So, why is there a “50+ America’s growing dental epidemic”? It exists because persons have not taken proper care of themselves, not because they have not had adequate restorative dentistry. There are two possible reasons for this very unfortunate situation: carelessness or ignorance - and by that I mean lack of know-how. All too many persons have not received the information and guidance they need to prevent “dentopathic” infections. Excellent dental health can be attained with two relatively simple measures: keeping sugar residues in one’s mouth at very low levels and by carefully brushing one’s teeth for few minutes a day with an antibacterial solution or dentifrice. Salt and/or soda have an excellent antibacterial potential after they go into solution in one’s mouth.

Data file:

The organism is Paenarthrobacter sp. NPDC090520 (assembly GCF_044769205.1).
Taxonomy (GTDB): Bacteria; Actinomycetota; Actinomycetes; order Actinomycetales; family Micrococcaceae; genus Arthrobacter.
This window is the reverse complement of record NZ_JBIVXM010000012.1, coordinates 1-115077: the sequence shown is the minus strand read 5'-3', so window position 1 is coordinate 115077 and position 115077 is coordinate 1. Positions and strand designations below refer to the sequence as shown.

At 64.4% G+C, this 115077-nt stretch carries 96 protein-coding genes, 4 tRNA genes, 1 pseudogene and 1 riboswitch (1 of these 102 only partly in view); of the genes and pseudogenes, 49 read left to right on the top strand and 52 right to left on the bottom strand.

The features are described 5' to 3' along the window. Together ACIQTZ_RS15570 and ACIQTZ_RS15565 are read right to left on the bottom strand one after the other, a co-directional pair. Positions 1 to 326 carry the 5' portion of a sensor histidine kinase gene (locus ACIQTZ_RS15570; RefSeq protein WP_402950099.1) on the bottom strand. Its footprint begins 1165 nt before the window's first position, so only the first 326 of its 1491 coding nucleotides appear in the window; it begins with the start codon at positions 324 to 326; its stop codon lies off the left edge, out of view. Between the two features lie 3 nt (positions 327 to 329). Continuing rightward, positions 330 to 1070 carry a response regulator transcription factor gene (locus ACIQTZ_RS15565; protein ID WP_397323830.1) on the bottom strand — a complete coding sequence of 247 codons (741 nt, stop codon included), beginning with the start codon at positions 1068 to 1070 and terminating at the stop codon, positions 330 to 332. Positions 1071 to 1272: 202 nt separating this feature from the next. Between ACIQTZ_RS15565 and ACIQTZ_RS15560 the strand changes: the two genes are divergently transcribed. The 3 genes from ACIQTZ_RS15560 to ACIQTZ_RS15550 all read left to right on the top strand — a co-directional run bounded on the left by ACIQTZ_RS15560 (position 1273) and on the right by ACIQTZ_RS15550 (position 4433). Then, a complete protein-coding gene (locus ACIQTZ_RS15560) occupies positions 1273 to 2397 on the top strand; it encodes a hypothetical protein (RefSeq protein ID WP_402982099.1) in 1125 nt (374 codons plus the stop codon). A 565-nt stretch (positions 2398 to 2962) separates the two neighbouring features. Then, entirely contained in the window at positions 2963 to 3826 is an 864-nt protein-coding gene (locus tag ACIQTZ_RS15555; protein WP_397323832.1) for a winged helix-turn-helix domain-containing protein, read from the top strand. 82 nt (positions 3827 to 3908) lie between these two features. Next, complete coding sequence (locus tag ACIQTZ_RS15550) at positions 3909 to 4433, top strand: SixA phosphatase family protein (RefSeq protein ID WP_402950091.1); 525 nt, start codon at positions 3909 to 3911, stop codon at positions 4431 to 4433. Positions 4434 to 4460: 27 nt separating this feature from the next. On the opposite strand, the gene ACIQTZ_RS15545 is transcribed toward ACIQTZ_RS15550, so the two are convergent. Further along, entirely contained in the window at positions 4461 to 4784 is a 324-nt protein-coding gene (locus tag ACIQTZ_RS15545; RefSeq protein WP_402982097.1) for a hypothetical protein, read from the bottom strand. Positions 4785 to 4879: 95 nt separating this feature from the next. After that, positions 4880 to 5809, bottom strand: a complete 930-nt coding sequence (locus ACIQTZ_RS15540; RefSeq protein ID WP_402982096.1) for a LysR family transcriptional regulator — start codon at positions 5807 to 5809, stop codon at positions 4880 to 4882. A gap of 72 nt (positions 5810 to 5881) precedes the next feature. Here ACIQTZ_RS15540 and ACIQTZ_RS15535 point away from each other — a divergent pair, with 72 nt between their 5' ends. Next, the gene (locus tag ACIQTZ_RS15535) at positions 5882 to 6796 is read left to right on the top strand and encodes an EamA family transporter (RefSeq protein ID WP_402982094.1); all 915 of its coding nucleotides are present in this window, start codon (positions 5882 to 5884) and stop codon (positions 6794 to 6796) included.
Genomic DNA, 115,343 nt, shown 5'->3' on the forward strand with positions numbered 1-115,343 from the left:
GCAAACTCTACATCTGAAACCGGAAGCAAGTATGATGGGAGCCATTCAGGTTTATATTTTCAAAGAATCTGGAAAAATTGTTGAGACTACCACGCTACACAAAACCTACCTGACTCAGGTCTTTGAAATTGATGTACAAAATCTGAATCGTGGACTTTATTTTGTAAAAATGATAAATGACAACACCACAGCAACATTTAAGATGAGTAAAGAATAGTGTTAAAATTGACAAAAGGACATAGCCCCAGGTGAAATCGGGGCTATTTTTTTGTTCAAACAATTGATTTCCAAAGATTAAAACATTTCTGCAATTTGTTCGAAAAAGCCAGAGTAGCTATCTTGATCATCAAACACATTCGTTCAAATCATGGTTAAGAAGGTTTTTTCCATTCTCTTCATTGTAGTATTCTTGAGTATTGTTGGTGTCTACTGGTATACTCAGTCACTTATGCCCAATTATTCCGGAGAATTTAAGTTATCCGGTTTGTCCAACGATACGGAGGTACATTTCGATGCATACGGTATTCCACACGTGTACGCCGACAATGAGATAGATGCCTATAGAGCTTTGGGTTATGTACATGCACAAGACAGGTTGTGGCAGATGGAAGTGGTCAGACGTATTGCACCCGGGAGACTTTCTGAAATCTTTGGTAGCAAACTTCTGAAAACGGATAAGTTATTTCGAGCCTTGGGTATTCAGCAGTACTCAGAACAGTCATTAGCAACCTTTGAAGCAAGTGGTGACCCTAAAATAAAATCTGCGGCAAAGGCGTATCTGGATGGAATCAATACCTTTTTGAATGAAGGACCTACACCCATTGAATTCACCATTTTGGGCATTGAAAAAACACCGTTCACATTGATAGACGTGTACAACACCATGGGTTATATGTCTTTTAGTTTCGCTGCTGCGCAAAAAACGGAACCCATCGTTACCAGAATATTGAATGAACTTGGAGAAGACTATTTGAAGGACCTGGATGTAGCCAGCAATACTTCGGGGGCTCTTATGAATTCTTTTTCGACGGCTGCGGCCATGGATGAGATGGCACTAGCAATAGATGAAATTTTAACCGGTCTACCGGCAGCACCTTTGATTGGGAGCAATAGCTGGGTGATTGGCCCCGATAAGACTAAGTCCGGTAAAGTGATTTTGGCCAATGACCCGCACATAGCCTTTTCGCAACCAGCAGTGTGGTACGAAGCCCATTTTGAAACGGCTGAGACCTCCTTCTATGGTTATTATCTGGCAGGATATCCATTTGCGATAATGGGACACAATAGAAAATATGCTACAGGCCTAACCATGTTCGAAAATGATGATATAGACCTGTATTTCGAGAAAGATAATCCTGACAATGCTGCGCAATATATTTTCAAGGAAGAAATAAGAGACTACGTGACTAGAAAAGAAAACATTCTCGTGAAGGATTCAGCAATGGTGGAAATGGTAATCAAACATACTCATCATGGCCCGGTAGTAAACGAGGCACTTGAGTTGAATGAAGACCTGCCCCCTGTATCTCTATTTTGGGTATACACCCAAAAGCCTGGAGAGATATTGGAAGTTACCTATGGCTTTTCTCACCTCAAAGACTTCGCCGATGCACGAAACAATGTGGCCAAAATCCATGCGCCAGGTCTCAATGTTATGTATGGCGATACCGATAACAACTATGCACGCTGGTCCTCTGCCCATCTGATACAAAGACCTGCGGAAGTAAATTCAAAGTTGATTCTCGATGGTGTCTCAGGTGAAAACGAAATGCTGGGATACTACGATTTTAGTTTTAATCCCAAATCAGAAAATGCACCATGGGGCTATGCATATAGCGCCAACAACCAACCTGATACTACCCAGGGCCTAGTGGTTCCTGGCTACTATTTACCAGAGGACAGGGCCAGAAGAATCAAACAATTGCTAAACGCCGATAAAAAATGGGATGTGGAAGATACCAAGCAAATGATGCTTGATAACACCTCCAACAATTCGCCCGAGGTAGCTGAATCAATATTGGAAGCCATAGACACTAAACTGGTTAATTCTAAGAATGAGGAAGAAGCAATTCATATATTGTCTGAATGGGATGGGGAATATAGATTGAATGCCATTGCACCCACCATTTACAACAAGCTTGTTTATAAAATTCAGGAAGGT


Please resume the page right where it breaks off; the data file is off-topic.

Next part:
Unfortunately the dental profession at large has not done a very good job in promoting dental health. The teaching of preventive dentistry has been sadly lacking in dental education. Far too much emphasis has been on cosmetic and restorative services, but that is where the money is. Dental hygienists have been far more interested in preserving dental health than most dentists. Perhaps in the future they will be able to provide their services without so many of the restrictions they now experience in many dental offices.

“America’s growing dental epidemic” is not unlike the AIDS epidemic. It is caused by contagious infections. Effective control can only be attained by the use of effective preventive measures. Comprehensive care is needed for all infected persons. For dental patients, resources are badly needed for providing anti-infective treatment and appropriate restorative measures for persons willing and able to use self-care that will help to control existing and future infections.

Americans who have computers can find valuable information on prevention by searching for dental health on the Internet.


Dr. Paul H. Keyes